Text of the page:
Cryptocurrency prices continue to limp along in light of strong dollar and Federal Reserve action …

My morning takeaway: Biden appears unconcerned about a strong dollar. Powell appears unconcerned about his legacy.

Western governments are continuing their intervention initiatives for the purpose of supporting their currencies. This in response to the US dollar’s surging strength as a safe haven for investors.

Meanwhile, the Biden administration does not appear, at least in public, to be too concerned with the surging dollar. As of 10:43 am EDT, the dollar index, as reported by MarketWatch, was at 113.41. It is still relatively early in a Monday news cycle for any pressing news announcements out of the Administration.

Neither Celia Rouse, chairwoman of the Council of Economic Advisors, or Brian Deese, director of the National Economic Council, have publicly discussed the surging dollar and how it is being sought after as a haven for investors who are getting no love from the euro or the British pound.

From a trade perspective, the Administration should be concerned as to how two of their largest trading partners fare during the winter as concerns grow over energy shortages stemming in part from the conflict between Ukraine and the Russian Federation. Decreased demand for American goods and services may put a ding in the bottom-lines of American exporters, especially where there is not enough domestic demand to compensate for losses in export revenue.

Inflation in the United States will not help producers make up for lost export revenues as consumers find themselves prioritizing food and energy over other domestically produced products.

Fortunately for Mr Biden’s political economy, the vast majority of Americans have no where else to go. Being a digital nomad may be an option for a number of Americans, but even as foreign exchange rates between the US dollar, the pound, and the euro flirt with parity, Mr Biden realizes he has a captive audience that will opt for the greater availability of resources here in the U.S.

Between now and the mid-terms, Mr Biden’s best narrative is one that places the heat on the Federal Reserve System for the performance of the economy. If analysts are correct that unemployment will have to increase along with interest rates, all eyes and blame will be on Federal Reserve System chairman Jerome Powell as rising borrowing rates will likely result in job growth slow down or worse, layoffs.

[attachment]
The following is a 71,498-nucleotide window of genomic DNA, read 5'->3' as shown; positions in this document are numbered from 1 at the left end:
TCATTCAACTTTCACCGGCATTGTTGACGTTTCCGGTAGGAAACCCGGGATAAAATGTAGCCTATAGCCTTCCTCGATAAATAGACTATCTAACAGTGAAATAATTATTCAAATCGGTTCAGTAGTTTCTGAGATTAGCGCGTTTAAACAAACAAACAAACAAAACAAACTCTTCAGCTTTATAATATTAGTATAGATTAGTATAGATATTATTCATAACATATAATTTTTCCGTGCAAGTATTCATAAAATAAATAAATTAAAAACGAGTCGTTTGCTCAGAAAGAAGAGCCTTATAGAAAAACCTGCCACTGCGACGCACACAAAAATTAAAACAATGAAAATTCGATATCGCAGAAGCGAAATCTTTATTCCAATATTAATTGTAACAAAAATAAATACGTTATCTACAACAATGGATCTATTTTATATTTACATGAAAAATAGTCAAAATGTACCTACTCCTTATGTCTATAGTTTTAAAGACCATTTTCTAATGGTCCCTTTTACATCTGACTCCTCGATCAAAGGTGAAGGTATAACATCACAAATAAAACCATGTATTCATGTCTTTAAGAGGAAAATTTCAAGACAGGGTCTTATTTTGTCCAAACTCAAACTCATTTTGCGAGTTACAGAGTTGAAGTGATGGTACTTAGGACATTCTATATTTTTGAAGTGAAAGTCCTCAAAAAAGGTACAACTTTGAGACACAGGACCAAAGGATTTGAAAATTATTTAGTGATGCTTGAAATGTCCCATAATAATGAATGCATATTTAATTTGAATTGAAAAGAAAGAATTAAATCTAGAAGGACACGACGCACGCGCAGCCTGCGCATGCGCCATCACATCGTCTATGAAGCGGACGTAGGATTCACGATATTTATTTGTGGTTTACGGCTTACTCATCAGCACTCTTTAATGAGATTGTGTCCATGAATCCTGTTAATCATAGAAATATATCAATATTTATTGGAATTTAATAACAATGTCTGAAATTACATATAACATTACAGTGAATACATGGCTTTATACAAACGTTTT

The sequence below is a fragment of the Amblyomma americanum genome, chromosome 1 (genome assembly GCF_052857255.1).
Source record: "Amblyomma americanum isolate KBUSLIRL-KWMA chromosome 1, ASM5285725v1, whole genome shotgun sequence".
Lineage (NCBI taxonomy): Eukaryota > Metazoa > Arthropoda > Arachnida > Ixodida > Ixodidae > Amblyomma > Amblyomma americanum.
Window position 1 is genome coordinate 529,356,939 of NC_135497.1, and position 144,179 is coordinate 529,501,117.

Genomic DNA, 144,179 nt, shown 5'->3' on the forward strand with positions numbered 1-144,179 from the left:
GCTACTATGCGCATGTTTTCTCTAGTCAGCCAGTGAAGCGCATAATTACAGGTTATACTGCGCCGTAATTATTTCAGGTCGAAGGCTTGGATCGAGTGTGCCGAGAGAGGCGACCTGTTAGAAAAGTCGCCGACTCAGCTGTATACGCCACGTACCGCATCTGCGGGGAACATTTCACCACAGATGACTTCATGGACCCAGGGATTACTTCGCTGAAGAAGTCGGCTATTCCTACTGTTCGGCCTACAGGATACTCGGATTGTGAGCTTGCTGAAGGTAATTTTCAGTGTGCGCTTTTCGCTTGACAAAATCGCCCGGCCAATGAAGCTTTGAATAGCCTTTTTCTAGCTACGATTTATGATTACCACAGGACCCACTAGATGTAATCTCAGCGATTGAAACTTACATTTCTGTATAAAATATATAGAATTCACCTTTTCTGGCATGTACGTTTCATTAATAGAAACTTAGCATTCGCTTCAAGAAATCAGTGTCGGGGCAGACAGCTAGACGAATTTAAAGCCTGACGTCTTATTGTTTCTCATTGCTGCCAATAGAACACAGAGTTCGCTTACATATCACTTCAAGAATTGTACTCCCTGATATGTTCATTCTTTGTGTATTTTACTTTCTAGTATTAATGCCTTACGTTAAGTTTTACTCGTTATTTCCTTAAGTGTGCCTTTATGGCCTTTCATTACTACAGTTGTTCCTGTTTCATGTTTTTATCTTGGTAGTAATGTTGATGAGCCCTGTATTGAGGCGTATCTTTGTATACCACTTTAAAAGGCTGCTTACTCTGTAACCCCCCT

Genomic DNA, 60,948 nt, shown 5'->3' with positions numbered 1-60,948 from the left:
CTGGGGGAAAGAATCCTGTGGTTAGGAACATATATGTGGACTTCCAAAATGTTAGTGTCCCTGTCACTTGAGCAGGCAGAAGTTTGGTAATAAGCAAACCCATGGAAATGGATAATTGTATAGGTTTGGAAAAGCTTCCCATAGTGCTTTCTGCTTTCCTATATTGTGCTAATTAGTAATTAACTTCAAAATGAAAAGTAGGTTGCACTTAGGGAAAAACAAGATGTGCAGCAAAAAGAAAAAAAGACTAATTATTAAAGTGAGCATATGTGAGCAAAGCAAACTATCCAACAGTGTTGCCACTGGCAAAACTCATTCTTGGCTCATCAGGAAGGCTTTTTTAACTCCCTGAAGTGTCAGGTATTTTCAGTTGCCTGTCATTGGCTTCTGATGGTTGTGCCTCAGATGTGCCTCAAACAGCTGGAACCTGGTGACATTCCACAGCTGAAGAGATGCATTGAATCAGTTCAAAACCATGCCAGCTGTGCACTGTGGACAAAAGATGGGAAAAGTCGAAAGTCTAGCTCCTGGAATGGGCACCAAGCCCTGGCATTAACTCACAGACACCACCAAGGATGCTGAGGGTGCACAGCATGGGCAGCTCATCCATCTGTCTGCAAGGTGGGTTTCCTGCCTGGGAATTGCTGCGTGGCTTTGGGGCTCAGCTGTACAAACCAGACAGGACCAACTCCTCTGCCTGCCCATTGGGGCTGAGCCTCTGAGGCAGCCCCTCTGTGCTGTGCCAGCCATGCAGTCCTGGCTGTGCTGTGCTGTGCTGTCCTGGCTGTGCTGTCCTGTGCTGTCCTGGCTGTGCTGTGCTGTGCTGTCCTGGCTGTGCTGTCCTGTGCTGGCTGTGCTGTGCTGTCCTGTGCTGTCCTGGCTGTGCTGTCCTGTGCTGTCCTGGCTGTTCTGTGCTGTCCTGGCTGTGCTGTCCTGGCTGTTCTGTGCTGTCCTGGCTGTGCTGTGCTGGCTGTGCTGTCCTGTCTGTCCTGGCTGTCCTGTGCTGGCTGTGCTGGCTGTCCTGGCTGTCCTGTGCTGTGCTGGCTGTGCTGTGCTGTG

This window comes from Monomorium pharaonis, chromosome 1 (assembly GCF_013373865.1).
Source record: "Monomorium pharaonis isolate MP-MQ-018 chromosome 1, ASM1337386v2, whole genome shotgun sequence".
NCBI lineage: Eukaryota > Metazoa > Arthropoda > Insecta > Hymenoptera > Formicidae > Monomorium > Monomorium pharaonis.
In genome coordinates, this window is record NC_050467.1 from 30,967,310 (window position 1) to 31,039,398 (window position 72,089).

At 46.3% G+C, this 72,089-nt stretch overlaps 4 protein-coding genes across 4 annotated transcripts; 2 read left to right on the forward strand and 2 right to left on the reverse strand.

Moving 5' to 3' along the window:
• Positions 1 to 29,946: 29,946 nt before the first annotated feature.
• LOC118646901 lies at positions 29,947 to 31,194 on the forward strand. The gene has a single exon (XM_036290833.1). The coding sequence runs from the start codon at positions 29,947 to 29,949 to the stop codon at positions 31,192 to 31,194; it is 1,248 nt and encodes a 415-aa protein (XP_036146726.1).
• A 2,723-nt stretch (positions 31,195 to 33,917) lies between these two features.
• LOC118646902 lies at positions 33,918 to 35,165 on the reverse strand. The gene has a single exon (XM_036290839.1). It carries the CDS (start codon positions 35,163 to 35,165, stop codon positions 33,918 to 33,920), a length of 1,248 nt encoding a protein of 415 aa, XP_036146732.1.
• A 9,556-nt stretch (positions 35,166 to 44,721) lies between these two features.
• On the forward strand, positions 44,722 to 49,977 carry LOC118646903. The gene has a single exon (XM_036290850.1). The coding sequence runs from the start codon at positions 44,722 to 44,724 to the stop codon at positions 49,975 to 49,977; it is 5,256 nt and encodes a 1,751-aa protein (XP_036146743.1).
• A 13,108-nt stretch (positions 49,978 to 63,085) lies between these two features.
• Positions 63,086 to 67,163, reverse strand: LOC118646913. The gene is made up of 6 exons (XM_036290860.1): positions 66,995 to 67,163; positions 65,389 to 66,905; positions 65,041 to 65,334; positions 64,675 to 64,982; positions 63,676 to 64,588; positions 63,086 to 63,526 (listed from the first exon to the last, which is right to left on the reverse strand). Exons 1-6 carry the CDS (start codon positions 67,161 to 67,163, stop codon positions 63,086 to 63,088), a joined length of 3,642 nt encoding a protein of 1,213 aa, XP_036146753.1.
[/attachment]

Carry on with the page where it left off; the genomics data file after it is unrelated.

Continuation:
Mr Powell could spare himself some grief by abandoning the strategic communications tactic of not commenting on fiscal policy. While taking the heat for an economic slowdown, he will be responsible for underwriting the debt necessary for financing Mr Biden’s inflation reduction legislation. Mr Powell has had opportunities to comment in public about the impact financing the initiative will have on taxpayers, but he has punted behind the argument that the Federal Reserve should not comment on fiscal policy. This position is unfortunate because it deprives decision makers of valuable insight and could likely taint Mr Powell’s legacy.

Alton Drew

26 September 2022

This morning’s news scan:

Foreign exchange. United Kingdom. British pound. “The British pound crashed to a record low against the US dollar on Monday on growing fears about the stability of UK government finances.” — CBS58.

Foreign exchange. China. yuan. “China’s central bank on Monday announced fresh steps to slow the pace of the yuan’s recent depreciation by making it more expensive to bet against the currency, as global policymakers grappled with the economic effects of a broad dollar rally.” — Reuters.

Cryptocurrency. Bitcoin. “As risk assets across the global economy take a hammering and the United States dollar surges, the largest cryptocurrency is on a limp footing. With crypto still highly correlated with stocks and inversely correlated against dollar strength, the outlook for Bitcoin is thus less than positive as the status quo looks set to remain.” — FXStreet.

https//traderswithedge.com/?r=348

Proprietary trading. “Prop trading is rising in popularity as it allows a trader to have access to significant trading capital without spending much of their own money. But not everyone is convinced that prop trading is worth considering, being just a way for prop firms to drain money from inexperienced traders. Is prop trading a good way to increase your trading profits or just a waste of your time and money?” — EarnForex.

Proprietary trading. “Digital nomad. Due to many online trading applications that popped up in the past few years, there are also many digital nomads who trade for a living. Many of these traders do it with their capital, though you must be an experienced trader with a proven track record and a successful trading strategy.

But fortunately, there are great solutions these days for beginner traders with no experience and knowledge in trading. One of these includes proprietary trading, which essentially refers to trading firms that allocate their capital to prop traders.” — Digital Journey.

Data per the U.S. Treasury:

2-year Treasurys: 4.20%

10-year Treasurys: 3.69%

Data per Board of Governors-Federal Reserve System:

Federal funds target range: 3.00%-3.25%

Effective federal funds rate: 3.08%

Bank prime loan rate: 6.25%

U.S. Dollar Index as of 10:43 am EDT: 113.41

Disclaimer: This blog post should not be construed as providing legal, investment, or political strategy advice or an agreement to provide legal, investment, or political strategy advice.  To set up a consultation, contact us at altondrew@altondrew.com. Follow me on LinkedIn at www.linkedin.com/in/alton-drew-aa56b31a3.